Books Wanted depicts a soldier carrying a stack of books. The caption reads: Books wanted for our men in camp and "over there". Take your gifts to the public library. This poster was considered to be a success and brought Falls recognition, even though he designed the poster in less than 24 hours.[1] In 1923, Falls teamed up with Doubleday editor May Massee to create The ABC Book. Falls wrote and illustrated the wood block book.[7] It features wood block cuts of various animals that are used to help represent certain letters of the alphabet, and utilizes blue, green, orange, and yellow backgrounds to enhance the black-inked woodcuts. This color scheme differs from the earth tone colors that were used by most artists at that time.[8] Falls' wood block design is believed to have been inspired by English author William Nicholson's The Square Book of Animals. Falls received good reviews for The ABC Book, which was used to show that American authors were able to create work on the same level as their English peers.[7] With this success, Falls would go on to illustrate several other children's books.

While he is most commonly known for his illustrations of posters and books, Falls was also involved in many different art forms. He designed fabrics, furniture, and even trade bindings.[2] He was also involved in stage design, helping to design scenery and costumes for the American Society of Illustrators, as well as the Palace Theatre and Fifth Avenue Theatre in New York.[9] In 1914, Falls wrote, directed, and starred in a play called "Perfectly Happy" that performed at the Berkeley Theatre.[10]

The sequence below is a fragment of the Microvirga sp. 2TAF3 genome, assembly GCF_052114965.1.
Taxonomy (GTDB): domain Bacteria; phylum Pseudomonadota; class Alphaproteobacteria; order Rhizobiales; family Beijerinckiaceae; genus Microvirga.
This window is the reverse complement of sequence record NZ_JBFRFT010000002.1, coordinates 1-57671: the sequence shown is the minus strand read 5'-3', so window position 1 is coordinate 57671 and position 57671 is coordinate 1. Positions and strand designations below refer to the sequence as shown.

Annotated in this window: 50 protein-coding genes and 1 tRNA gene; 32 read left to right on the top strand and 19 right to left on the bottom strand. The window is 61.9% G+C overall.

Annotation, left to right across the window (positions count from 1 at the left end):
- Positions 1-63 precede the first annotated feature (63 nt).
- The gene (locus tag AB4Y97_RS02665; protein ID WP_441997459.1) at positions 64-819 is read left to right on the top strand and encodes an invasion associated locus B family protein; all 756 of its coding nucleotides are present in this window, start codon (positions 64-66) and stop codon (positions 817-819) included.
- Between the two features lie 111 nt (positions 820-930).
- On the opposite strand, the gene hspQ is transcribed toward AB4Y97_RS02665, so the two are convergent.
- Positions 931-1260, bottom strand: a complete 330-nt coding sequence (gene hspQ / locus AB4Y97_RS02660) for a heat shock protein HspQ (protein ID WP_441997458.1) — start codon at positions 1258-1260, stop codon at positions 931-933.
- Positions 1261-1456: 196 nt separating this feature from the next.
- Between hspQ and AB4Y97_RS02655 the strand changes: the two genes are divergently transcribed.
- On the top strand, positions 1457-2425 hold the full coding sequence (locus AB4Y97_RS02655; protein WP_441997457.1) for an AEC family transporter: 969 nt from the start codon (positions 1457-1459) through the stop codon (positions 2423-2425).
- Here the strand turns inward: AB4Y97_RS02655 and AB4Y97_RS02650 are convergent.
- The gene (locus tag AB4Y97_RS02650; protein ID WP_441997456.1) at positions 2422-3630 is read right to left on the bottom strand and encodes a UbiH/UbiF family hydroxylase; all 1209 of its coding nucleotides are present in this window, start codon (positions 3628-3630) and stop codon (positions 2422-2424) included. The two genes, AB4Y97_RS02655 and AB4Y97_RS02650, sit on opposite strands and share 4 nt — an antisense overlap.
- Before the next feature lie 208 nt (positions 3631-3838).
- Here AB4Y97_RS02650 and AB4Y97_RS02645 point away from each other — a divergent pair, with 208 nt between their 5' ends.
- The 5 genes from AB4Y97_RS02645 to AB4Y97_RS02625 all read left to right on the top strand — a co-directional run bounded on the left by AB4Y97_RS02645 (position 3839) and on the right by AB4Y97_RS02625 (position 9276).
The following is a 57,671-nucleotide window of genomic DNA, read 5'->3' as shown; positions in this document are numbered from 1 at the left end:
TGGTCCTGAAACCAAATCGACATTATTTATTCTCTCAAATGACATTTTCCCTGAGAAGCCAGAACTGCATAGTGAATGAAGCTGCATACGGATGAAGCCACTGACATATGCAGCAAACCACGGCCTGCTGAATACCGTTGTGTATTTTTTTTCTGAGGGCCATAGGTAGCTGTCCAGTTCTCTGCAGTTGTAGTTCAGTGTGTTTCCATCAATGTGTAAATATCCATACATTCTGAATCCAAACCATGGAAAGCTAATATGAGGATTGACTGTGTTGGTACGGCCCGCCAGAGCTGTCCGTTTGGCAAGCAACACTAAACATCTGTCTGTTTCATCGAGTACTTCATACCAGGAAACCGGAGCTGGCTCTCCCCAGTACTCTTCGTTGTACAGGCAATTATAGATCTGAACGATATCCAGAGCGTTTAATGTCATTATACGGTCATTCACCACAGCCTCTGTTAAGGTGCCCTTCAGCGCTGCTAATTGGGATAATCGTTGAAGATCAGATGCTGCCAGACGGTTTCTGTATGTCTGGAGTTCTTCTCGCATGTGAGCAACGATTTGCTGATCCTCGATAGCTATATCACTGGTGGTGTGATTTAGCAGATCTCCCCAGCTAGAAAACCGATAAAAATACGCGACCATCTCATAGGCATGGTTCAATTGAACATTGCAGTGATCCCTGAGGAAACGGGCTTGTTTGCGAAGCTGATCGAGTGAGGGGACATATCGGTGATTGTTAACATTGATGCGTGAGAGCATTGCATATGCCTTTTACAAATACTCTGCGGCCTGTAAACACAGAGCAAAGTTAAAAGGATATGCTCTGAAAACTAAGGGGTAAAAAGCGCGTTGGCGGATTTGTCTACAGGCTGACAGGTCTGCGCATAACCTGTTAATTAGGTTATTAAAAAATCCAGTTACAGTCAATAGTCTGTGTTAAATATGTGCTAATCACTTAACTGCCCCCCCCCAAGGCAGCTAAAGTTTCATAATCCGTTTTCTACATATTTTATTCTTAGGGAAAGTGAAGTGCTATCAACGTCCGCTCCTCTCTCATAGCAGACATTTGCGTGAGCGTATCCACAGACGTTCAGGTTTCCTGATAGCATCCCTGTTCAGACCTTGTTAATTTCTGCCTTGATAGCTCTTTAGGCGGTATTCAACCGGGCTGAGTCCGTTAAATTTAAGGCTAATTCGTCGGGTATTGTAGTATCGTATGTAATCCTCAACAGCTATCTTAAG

Falls also created designs and illustrations for various magazines, including Vogue, Redbook, Collier's, and Everybody's magazines, as well as various companies such as Dodd, Meade, & Co., Edison & Co., and Marshall Field & Co..[9] After the 1930s, Falls began to receive fewer commissions. The dramatic, aggressive, and colorful style that had brought him success was no longer considered fashionable in the changing graphic art world.[2] Nevertheless, Falls still produced work, such as his books The First 3000 Years and The Story of Christmas.



Example of Falls' use of color and his famous, black square signature

Falls is known for his skill as a letter-illustrator, often using large, "eccentric" black letters.[11] He is also known for his woodblocks. Unlike most woodblock artists of his time, Falls incorporated brighter colors of blue, green, orange, and yellow, to contrast his black-inked woodcuts.[8]